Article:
EOT and EMI, a powerful M&A combination of three letter anacronyms.
An Employee Ownership Trust (EOT) transaction is a key and exciting step on the employee ownership journey but is a long way from the ultimate destination. Exemplary governance and employee involvement are key to continued growth and to maximising employee ownership’s contribution to the UK economy in an environment where we are seeing exponential growth of EOT’s towards becoming a mainstream M&A (mergers & acquisition) consideration to achieve elegant management succession for many SME (small to medium-sized enterprise) business owners.
In conjunction with the Employee Ownership Association and Ownership at Work, Sue Lawrence, an experienced independent trustee director of a number of EOT companies, has co-authored an excellent paper highlighting best practice in EOT “Employee Ownership Trusts, In search of best practice” .
Perhaps, surprisingly, the paper identifies that the extent of Enterprise Management Incentive (EMI) options were, in the companies surveyed, more commonly in existence prior to transition to an EOT rather than introduced subsequently, although the paper acknowledges that use of EMI schemes are still seen as important incentivisation for key members of the leadership team.
EMI schemes in place prior to an EOT transaction will invariably be targeted towards and exercised on completion of the transaction given that it is a change of control event, with vendors selling over 50% (and often 100%) of their shares to an Employee Ownership Trust. These EMI shares should deliver a capital gain with 100% CGT exemption to the employee option holders and they will be paid in line with the other vendors, typically over a few years following the transaction. However, leavers post transaction (whether “good” or “bad”) will be paid regardless of length of service after the EOT transaction. RM2 believes that in all but the smallest businesses a well-designed EMI scheme is a key consideration post-transaction in order to retain and motivate key employees (who may in fact include the same cohort who may have benefitted from an EMI scheme pre-transaction). Register for our Webinar on the subject if you would like to know more. For those companies that are non-EMI qualifying then alternative forms of employee share scheme should be considered to motivate those employees who can significantly impact business performance.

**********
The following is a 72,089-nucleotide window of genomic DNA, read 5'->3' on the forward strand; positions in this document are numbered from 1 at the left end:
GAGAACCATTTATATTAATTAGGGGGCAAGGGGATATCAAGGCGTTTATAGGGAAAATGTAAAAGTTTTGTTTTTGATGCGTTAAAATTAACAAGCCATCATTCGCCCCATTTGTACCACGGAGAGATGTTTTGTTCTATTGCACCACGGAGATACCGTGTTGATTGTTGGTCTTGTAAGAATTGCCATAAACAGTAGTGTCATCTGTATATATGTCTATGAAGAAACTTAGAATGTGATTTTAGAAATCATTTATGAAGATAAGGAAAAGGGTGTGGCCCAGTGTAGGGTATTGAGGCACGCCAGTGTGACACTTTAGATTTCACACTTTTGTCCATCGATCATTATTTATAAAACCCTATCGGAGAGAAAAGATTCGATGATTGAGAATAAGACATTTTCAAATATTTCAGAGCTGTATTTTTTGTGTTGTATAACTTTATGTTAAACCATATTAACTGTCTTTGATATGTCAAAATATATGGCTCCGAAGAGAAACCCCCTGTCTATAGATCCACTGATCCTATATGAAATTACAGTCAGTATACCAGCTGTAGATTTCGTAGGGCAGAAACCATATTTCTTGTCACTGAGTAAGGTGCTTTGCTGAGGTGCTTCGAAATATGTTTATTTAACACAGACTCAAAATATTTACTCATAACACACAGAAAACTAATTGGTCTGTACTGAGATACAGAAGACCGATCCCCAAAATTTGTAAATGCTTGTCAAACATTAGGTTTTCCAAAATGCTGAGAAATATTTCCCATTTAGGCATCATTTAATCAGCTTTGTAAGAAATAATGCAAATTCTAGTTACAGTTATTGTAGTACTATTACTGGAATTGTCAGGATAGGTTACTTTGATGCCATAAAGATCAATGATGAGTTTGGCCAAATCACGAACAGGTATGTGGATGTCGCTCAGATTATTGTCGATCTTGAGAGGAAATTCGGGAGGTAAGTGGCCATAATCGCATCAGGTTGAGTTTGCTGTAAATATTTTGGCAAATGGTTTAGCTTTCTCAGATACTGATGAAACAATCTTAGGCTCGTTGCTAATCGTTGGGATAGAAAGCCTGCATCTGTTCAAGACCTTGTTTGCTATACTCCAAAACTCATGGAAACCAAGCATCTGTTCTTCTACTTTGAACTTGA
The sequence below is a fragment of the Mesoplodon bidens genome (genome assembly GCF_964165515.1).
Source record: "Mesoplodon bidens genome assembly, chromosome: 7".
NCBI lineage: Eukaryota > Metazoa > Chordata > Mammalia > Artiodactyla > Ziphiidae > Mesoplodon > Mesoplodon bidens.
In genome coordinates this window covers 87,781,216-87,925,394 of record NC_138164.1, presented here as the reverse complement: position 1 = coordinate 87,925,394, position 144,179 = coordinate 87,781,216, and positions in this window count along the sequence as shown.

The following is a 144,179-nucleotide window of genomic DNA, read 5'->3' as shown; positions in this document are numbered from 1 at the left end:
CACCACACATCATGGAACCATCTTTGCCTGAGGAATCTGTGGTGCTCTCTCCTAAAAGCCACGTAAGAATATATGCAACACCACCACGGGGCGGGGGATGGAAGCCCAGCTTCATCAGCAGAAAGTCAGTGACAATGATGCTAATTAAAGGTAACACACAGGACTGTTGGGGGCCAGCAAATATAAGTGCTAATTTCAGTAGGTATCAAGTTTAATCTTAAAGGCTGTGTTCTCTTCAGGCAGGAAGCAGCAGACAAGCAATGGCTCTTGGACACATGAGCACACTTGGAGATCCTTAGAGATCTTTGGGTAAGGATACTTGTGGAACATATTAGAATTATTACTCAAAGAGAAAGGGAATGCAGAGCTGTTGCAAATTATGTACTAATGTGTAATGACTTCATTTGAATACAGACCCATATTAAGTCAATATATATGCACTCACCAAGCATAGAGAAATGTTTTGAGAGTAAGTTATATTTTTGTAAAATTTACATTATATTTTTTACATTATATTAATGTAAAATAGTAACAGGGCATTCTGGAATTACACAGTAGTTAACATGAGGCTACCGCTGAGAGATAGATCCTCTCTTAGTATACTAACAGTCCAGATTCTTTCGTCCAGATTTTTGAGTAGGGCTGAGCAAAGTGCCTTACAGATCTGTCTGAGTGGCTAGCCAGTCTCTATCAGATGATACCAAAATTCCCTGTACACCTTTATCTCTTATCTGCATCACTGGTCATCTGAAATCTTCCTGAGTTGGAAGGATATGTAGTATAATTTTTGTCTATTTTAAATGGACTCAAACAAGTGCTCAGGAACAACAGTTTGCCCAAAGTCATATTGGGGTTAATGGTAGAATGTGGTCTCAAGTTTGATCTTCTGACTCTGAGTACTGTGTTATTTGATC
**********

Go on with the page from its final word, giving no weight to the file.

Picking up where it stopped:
The mix of an EOT-owned company with exemplary corporate governance and employee engagement, a well-designed EMI scheme for key employees (which can yield returns to participating employees without necessitating a further sale of the business) and a post-tax profit pool to be shared equitably amongst all employees after repayment of the vendors’ initial deferred consideration can provide a powerful incentive for a businesses’ employees to outperform non-employee-owned businesses.
50 of the best employee-owned businesses will be highlighted in the forthcoming “EO top 50 – 2022” to be published in June this year. If you’d like to start your journey towards 2023’s list please feel free to get in touch at firstname.lastname@example.org.